In 1894 French counter-intelligence obtained a letter (stolen from the German Embassy in Paris) which indicated that a French officer was selling military secrets to the Germans. The stolen letter had been written by the spy and it also included details of the secrets involved, which substantially narrowed down the list of suspects. It soon became apparent that the most likely suspect was an Alsatian Jew, Captain Alfred Dreyfus. Dreyfus had access to the documents concerned and the hand-writing on the letter seemed to resemble Dreyfus’s hand-writing rather closely. Dreyfus was arrested after an investigation which was not as thorough as it should have been. The officers involved in the investigation sincerely believed that Dreyfus was guilty but the actual evidence was a little thin. Dreyfus was found guilty by a court-martial and sent to Devil’s Island.
The entire proceedings were characterised by excessive haste, excessive zeal and considerable carelessness. The result would be a controversy that would rock the country for years to come.
France was split into two warring camps, the Dreyfusards (who believed Dreyfus was the victim of a miscarriage of justice) and the Anti-Dreyfusards (who were convinced of his guilt). The Anti-Dreyfusards tended to be fanatical supporters of the Army while the Dreyfusards were more likely to be equally fanatical supporters of the secular Republic.
Of course the issue that has dominated the affair for most historians has been the allegation that Dreyfus was a victim of anti-semitism. This might appear to be quite plausible except that it does not take into account the situation in late 19th century France. French Jews at that time were wealthy and powerful and privileged. It is not very likely that Dreyfus was victimised because he was a Jew - in fact it’s perhaps more likely he was accused in spite of the fact that he was Jewish, it being known that Jews had powerful protectors.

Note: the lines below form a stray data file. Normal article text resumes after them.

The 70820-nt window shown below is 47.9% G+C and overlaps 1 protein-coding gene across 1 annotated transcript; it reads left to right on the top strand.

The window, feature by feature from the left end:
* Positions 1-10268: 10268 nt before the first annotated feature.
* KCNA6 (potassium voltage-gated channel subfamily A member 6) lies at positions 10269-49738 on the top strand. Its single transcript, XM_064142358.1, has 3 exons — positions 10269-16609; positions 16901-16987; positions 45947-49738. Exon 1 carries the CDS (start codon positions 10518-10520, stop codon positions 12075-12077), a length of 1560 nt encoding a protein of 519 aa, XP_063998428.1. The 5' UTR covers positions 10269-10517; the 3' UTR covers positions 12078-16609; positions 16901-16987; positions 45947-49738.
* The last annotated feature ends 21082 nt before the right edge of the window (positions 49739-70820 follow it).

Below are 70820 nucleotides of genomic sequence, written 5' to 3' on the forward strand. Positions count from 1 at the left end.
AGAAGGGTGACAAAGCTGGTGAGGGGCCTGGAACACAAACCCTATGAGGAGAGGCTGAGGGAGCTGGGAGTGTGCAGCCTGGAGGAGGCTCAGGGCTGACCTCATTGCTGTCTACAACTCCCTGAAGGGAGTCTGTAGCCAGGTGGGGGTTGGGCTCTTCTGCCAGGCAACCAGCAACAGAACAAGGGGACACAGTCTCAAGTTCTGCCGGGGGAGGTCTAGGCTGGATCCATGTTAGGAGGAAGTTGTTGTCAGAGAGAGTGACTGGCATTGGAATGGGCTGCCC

While the accusations against Dreyfus do not appear to have had any anti-semitic component the aggressive tactics of the Dreyfusards, especially after Émile Zola took a break from writing his loathsome degenerate novels to throw himself into the fray, did unleash a real wave of anti-semitism. This was however rather minor stuff compared to the vitriolic anti-Catholic campaign that was to follow.
There was a very great deal of discrimination on the grounds of religious in late 19th century France but it was directly almost entirely at Catholics. Catholics had been persecuted intermittently but brutally since the Revolution. It’s possible that as many as 170,000 Catholics were slaughtered in the Vendée in the 1790s). The Third Republic established in 1870 was fiercely anti-Catholic.
The fact that Anti-Dreyfusards were likely to be Catholics while Dreyfusards were much more likely to be Jews, Protestants or atheists made the Dreyfus Affair a significant event in the religious Cold War of the time.
There was in fact a culture war being waged in France, with the anti-Catholic forces determined to utterly destroy the Catholic religion in France. Unfortunately the fallout from the Dreyfus Affair strengthened their hand and the result was another round of persecution. The pettiness, the vindictiveness and the viciousness of the French Third republic almost defies belief. All combined with staggering levels of corruption and incompetence. It’s not difficult to understand the modern French enthusiasm for national self-destruction when you consider that the French have been trying to destroy themselves for more than two centuries.
As for the case of Dreyfus himself it seems that he was the victim of the extraordinary incompetence and duplicity of the French intelligence service. The trouble with spies is that they grow so used to deception that they end up lying to everyone, including their own government. The cynicism of self-serving peacetime senior officers concerned purely with protecting their own interests also contributed.
Read’s book is interesting enough as an account of the Dreyfus case itself but it’s much more fascinating as an examination of a fateful and squalid period of French history that has considerable relevance to the culture wars of today. Recommended.